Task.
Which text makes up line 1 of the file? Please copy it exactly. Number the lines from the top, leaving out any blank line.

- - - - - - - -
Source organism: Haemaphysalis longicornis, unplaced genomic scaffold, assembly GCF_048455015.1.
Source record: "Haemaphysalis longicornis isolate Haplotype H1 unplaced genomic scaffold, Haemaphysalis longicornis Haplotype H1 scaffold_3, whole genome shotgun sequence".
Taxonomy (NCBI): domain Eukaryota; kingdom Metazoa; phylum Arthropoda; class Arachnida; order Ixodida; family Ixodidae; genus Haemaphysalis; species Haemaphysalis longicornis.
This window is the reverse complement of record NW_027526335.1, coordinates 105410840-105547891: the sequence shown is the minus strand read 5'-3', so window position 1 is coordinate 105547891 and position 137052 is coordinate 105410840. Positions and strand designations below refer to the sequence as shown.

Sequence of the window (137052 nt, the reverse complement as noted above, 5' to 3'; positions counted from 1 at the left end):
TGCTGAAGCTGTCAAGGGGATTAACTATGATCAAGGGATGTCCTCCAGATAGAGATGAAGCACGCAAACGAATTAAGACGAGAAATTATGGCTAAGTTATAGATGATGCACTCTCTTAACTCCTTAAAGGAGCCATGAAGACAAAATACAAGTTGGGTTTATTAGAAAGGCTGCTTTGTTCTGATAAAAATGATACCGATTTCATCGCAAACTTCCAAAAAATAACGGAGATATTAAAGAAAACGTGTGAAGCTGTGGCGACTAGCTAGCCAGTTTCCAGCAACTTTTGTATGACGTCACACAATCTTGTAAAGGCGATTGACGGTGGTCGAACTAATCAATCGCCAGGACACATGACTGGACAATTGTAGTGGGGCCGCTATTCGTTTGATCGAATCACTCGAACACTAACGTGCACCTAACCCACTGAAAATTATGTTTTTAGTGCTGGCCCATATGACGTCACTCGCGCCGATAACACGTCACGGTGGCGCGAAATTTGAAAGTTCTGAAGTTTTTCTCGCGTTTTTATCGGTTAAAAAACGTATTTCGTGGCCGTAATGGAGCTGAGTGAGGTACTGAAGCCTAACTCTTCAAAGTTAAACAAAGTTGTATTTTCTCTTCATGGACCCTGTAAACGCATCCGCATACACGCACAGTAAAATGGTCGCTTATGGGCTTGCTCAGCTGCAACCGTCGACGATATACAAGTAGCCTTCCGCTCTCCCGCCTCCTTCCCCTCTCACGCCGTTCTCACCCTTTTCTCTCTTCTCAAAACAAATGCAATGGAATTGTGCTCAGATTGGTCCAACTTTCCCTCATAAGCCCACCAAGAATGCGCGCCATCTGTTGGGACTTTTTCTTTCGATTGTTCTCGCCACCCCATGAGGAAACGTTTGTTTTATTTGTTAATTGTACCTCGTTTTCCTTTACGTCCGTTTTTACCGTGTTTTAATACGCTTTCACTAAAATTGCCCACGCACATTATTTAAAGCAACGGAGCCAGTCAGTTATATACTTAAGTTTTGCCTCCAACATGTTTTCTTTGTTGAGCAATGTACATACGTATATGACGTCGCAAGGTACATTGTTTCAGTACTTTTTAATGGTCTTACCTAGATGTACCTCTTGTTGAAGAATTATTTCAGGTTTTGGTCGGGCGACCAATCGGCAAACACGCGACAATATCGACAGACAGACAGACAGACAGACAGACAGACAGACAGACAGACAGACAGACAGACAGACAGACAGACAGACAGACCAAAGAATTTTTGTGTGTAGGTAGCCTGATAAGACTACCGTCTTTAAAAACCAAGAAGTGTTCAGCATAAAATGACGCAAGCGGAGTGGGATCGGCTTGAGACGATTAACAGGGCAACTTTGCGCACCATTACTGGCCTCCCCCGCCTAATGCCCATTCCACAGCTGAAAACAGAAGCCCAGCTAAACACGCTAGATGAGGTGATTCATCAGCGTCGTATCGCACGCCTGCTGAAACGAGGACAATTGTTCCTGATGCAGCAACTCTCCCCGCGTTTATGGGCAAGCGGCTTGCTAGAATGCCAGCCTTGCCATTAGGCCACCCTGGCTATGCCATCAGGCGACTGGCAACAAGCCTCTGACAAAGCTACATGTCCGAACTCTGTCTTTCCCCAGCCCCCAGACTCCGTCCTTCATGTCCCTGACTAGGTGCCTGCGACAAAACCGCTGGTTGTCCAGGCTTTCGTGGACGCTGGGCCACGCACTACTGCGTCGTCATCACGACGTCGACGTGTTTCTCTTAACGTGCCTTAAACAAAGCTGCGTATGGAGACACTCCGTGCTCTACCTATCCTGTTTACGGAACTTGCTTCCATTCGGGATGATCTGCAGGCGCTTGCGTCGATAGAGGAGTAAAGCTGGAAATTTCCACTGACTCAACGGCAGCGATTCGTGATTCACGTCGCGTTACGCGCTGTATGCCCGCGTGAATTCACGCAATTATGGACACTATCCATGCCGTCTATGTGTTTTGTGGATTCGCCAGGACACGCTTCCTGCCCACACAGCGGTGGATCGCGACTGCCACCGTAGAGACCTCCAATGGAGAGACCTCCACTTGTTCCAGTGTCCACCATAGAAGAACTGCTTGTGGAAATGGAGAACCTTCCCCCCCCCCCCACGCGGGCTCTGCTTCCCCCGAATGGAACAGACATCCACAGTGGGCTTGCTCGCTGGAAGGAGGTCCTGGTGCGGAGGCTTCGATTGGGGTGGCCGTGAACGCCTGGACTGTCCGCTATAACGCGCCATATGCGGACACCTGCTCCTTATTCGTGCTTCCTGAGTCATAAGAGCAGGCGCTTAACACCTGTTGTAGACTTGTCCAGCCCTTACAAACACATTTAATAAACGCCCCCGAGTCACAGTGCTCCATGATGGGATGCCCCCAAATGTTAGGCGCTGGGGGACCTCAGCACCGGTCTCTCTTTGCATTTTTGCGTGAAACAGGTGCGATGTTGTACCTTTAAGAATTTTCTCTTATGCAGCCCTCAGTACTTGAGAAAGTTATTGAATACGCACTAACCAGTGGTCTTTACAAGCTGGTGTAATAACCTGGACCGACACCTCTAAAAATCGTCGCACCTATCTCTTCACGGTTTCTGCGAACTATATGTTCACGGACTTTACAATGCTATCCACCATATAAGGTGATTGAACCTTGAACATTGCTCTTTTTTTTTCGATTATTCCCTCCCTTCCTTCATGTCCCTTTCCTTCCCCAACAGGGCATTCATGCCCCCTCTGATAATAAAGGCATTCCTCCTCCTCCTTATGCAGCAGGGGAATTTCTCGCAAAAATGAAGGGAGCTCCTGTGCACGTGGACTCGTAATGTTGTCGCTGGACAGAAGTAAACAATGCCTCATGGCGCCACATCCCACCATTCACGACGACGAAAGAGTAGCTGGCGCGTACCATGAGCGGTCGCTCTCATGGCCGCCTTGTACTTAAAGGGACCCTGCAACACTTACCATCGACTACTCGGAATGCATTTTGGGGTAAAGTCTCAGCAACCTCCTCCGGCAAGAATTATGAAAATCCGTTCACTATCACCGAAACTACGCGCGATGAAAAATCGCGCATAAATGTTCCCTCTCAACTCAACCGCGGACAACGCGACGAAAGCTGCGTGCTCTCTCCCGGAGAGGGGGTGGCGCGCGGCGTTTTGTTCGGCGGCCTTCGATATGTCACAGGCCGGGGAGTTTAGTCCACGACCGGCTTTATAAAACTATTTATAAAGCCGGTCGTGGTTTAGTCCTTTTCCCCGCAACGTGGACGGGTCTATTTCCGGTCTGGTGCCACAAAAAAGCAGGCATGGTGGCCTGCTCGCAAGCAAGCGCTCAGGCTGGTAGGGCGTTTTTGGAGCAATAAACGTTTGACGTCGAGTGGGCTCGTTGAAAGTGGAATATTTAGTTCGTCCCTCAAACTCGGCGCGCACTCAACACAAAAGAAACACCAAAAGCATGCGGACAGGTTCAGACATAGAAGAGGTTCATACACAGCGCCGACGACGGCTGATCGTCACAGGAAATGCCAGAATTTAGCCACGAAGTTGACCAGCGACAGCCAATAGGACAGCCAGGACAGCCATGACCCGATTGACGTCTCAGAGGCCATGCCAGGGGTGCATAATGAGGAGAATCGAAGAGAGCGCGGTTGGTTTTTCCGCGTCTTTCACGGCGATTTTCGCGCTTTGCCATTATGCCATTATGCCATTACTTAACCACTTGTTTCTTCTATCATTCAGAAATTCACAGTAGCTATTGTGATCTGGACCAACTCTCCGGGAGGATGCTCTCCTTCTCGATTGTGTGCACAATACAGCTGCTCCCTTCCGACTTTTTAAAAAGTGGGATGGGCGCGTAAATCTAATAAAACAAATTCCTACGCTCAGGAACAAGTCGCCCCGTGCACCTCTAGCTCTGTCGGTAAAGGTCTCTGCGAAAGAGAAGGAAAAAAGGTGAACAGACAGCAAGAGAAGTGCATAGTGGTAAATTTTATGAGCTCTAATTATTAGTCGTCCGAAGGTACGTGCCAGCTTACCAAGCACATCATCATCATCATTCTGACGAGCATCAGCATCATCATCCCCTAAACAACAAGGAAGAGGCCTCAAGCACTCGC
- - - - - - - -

Source organism: Haemaphysalis longicornis, unplaced genomic scaffold, assembly GCF_048455015.1.